It is a tragedy that around 90% of silent-era films have been lost forever, some of which have literally gone up in flames. Nitrate film, the industry-standard during the silent-era (roughly 1912-1929), is extremely flammable, difficult to maintain, and unreliable. Certain cinema classics, some of the most revered films of their time, will never be seen by modern eyes.
One of these supposedly “lost” classics was the director’s cut of Carl Theodor Dreyer’s 1928 silent film, “The Passion of Joan of Arc.” The original reel was destroyed in a fire, only leaving altered, mangled cuts of the masterpiece. But, over 50 years after its release, an original print was found in a mental institution in Oslo, Norway.
Since the film’s rediscovery, it has been consistently hailed as one of the true cinema masterworks. Released right at the end of the silent-era, the movie revolves around the trial of the iconic French historical figure, Jeanne d’Arc, as she is brutally pressured by preachers and clergymen to deny her claim that she is the daughter of God.
The Meany Center for Performing Arts hosted a screening of the silent film Feb. 4 alongside a new live score by the vocal ensemble Orlando Consort from Great Britain, described in the program as “one of Europe’s most expert and consistently challenging groups” performing music from the 11th to 16th centuries.
Donald Greig, the member of the Orlando Consort who devised this project, spoke before the screening and explained the ensemble’s intentions for their new score. All of the music they created for the film is of the period the story takes place, the 15th century, and their goal with the score was to “fill in the voices you don’t hear.”
“Silent cinema is a bit of a misnomer, as they almost always played with musical accompaniment,” Greig said. “Our purpose is to enhance the film, add another layer. It is not a music event with a film, it is a film event with live music.”
As the lights dimmed, with only a small light on the five members of the Consort in order for them to read their sheets, the film began and silenced the large hall. Jeanne d’Arc is played by Renée Maria Falconetti in a performance that is so rapturous, one wonders why anyone even attempted to act again. Much of the film’s power comes from the intense, close-up shots of individuals’ faces. What Falconetti is able to achieve with her expression is astounding: repression, strength, faith. Falconetti’s face has become synonymous with cinema.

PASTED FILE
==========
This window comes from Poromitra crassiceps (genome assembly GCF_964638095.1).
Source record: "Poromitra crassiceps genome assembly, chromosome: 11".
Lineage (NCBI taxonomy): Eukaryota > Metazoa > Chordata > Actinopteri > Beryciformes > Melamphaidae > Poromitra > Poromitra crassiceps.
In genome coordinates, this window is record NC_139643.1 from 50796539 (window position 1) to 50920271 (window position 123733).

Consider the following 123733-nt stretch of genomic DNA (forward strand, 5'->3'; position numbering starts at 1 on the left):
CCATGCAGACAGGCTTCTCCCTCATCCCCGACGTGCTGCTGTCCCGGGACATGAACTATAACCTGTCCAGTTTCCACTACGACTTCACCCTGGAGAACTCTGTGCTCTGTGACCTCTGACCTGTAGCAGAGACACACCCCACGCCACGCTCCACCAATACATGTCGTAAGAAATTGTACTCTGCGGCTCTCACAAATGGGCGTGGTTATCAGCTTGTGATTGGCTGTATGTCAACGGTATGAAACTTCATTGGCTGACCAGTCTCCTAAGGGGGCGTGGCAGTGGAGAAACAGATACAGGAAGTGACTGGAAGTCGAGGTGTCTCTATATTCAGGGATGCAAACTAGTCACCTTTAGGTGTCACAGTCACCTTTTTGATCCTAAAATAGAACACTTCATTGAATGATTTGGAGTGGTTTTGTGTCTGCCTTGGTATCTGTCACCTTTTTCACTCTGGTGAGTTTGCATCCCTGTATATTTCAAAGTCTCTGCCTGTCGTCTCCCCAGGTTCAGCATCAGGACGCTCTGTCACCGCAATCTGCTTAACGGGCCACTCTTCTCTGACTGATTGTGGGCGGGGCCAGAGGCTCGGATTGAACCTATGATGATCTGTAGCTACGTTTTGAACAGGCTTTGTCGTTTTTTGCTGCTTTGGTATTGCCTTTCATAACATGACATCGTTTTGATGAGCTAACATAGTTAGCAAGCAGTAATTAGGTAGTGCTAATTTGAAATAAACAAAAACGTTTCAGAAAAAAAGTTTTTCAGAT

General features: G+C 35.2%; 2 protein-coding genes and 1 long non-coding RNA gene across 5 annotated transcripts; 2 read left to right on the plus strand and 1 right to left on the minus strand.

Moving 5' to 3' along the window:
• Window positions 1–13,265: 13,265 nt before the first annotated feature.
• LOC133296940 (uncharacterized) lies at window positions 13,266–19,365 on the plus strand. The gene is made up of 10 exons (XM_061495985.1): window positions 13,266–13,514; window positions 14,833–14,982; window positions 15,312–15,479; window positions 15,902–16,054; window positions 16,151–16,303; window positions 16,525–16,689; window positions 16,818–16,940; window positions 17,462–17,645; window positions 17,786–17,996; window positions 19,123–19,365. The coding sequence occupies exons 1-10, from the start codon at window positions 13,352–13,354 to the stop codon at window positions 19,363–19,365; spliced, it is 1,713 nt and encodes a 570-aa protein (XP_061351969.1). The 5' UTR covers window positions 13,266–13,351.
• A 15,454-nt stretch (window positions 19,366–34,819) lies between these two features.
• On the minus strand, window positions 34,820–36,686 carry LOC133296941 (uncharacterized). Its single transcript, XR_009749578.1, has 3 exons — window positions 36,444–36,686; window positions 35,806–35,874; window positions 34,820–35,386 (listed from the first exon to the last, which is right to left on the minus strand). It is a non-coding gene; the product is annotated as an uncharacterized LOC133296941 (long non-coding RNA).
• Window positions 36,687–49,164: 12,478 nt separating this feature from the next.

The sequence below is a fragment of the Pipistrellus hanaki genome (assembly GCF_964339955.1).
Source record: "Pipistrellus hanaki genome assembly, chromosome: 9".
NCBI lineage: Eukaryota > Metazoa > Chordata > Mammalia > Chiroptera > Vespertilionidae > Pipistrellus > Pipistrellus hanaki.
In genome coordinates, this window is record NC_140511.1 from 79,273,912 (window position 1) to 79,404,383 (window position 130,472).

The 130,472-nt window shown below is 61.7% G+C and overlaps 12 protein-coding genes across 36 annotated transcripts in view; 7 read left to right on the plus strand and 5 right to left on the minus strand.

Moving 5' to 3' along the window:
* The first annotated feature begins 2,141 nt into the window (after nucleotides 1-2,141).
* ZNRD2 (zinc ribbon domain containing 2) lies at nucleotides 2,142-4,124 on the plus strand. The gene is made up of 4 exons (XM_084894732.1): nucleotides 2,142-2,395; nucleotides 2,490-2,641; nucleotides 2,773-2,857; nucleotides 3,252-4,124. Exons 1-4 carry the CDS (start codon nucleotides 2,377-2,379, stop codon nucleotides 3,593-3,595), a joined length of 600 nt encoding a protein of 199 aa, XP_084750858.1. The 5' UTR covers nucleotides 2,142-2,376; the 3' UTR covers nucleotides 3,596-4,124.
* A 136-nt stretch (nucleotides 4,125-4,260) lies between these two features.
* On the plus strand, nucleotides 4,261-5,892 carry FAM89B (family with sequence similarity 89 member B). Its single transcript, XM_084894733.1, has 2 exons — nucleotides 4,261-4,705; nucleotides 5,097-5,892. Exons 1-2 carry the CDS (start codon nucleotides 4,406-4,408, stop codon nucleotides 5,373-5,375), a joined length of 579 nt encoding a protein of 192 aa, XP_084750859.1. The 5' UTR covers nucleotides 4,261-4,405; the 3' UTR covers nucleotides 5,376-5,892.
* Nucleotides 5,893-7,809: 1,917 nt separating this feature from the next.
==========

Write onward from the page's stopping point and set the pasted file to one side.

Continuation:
The first time I saw “The Passion of Joan of Arc” was without any sound on my laptop in high school. Seeing it at the Meany Center was, consequently, a completely unique cinematic experience. The score crafted by the Orlando Consort elevated the events upon the screen, as one felt these were the sounds that the characters would have been hearing in that era themselves. What I appreciated most about their score, however, was that they were not hesitant at times to revel in silence, allowing the faces to work their magic.
As the film ended and the screen faded to black, the Orlando Consort continued to sing for a few minutes, which allowed the audience the regain their strength after the emotionally destructive ending. (If you’re not a history buff, let’s just say things don’t end elegantly in Jeanne d’Arc’s life.) As the music ended, the audience lept to applaud.
“The Passion of Joan of Arc” is art of the highest order. As you watch it, you feel confident that it will be revered and adored forever. Thankfully, we no longer have to worry about the reels igniting into disappearance.
Reach Arts & Leisure Editor Armon Mahdavi at email@example.com. Twitter: @armonmah
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